Myanmar/Burma, as did the hurricanes that again plowed into the
American Gulf Coast. In late 2009 and today, cyclones and
earthquakes batter and continue to threaten Indonesia
and the Philippines. In January 2010, an
earthquake shattered Haiti. In August 2010, floods
are ravaging Pakistan; thousands are dead and over four million
Pakistanis are homeless. In March 2011, another Pacific
earthquake and tsunami have wreaked havoc throughout
northeastern Japan, and the people of that nation are struggling
to cope with and limit the damage.
At some point in a rapid series of major disasters,
even the most generous people tire of
giving. Understandably. Many are numb. Others have no more
give. Yet the latest victims of disaster, those in Haiti and
Pakistan, certainly deserve aid as much as those in Darfur
and along the American Gulf Coast. That's why we strive to
make the Human Relief Fund a reserve fund, so something's
available to start immediately helping the latest people to be hammered by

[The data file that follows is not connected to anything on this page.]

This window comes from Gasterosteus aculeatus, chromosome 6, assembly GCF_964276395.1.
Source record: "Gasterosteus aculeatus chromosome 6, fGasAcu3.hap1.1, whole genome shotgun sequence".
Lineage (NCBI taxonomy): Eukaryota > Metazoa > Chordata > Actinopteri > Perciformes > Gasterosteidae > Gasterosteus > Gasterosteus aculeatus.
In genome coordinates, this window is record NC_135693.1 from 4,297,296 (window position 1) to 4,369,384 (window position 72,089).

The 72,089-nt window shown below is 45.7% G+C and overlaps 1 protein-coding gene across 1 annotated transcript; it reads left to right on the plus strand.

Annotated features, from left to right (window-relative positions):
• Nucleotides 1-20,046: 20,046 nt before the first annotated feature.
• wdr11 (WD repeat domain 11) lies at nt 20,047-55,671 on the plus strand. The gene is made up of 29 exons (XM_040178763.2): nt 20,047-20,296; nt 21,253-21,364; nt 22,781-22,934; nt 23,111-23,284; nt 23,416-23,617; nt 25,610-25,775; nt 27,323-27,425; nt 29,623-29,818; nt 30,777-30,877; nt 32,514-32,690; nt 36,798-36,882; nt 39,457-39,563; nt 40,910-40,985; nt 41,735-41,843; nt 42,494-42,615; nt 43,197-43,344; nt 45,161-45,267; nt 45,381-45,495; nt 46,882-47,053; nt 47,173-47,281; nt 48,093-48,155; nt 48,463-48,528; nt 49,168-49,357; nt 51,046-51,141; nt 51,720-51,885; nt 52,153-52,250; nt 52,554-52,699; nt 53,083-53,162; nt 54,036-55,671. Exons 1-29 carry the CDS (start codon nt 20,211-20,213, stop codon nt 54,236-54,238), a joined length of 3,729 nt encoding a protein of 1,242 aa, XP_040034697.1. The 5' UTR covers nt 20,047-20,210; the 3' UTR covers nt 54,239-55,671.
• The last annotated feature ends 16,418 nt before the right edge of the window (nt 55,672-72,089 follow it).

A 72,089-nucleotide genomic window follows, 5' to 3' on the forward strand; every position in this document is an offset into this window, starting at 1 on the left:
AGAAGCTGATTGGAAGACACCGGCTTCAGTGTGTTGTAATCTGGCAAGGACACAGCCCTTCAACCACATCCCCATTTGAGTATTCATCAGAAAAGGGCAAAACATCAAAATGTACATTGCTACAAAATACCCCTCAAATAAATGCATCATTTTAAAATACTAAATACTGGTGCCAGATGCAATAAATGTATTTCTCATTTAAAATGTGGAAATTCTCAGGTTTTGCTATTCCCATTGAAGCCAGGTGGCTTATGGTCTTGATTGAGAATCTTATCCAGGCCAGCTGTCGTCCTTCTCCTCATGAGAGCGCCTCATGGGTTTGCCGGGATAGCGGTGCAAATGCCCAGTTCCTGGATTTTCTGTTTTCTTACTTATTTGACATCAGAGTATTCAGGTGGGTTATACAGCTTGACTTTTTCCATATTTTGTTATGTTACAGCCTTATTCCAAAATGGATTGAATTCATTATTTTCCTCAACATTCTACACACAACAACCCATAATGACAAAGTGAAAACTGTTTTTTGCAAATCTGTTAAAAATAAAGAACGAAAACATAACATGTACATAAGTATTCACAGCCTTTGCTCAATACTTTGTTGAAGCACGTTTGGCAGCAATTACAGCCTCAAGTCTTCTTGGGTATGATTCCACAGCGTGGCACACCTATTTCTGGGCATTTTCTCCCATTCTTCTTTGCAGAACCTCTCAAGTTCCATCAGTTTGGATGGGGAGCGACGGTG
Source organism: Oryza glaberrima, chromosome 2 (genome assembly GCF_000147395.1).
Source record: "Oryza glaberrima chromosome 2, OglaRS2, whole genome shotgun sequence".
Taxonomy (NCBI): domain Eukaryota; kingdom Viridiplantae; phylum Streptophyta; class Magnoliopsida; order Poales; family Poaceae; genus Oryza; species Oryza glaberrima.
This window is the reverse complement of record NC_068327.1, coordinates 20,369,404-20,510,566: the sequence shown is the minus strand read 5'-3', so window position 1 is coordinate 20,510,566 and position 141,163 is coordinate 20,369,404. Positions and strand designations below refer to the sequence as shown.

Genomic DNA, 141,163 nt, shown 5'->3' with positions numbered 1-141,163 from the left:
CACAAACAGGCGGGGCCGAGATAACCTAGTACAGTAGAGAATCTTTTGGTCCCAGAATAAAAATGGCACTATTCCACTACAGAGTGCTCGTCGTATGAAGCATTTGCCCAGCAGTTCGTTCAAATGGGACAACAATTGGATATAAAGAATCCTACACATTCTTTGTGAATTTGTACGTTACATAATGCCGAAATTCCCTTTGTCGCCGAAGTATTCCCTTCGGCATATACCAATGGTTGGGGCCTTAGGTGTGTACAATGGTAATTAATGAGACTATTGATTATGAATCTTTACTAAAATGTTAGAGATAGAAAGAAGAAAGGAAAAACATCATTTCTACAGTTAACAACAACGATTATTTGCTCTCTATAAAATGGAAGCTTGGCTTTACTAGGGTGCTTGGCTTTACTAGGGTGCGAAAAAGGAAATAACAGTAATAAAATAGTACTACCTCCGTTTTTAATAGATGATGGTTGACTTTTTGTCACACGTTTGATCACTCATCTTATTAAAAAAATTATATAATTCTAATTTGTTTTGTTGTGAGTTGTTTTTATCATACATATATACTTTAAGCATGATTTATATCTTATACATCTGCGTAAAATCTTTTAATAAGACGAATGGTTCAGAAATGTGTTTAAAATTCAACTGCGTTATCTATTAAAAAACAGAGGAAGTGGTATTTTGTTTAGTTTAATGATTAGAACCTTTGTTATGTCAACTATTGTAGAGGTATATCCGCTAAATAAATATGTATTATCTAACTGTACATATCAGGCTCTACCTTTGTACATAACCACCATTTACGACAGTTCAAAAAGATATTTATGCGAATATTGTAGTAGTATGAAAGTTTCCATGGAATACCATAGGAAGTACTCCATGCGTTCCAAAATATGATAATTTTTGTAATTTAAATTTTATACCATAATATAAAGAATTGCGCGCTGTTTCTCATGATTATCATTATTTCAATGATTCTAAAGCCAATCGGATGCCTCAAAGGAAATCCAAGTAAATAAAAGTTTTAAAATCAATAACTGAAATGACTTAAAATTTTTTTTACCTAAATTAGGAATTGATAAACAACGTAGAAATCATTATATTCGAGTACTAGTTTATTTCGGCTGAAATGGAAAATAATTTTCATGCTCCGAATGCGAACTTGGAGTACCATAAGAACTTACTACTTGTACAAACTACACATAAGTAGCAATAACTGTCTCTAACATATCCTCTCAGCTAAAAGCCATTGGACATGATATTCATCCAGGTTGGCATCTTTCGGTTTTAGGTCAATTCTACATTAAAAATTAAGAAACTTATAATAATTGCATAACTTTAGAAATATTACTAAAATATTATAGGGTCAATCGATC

wait for a disaster. Budget your help: give a
little when you can.
To avoid the weariness of giving (what some call
"disaster fatigue"), the Human Relief Fund requests
that you budget your giving. Instead of giving every time there's a catastrophe, please donate to the fund when there's
not a crisis. Give less money, but give more often.
If we steadily build and maintain a reserve by regularly contributing an amount
we can afford when we can afford it, we eliminate the paralyzing
pressure on ourselves to initiate a huge fundraising
effort each time there's a major disaster. In this way, you can still help, but not feel
the pinch and pain of abruptly encountering each
This doesn't mean that, if you want to
help, you should refrain from pitching in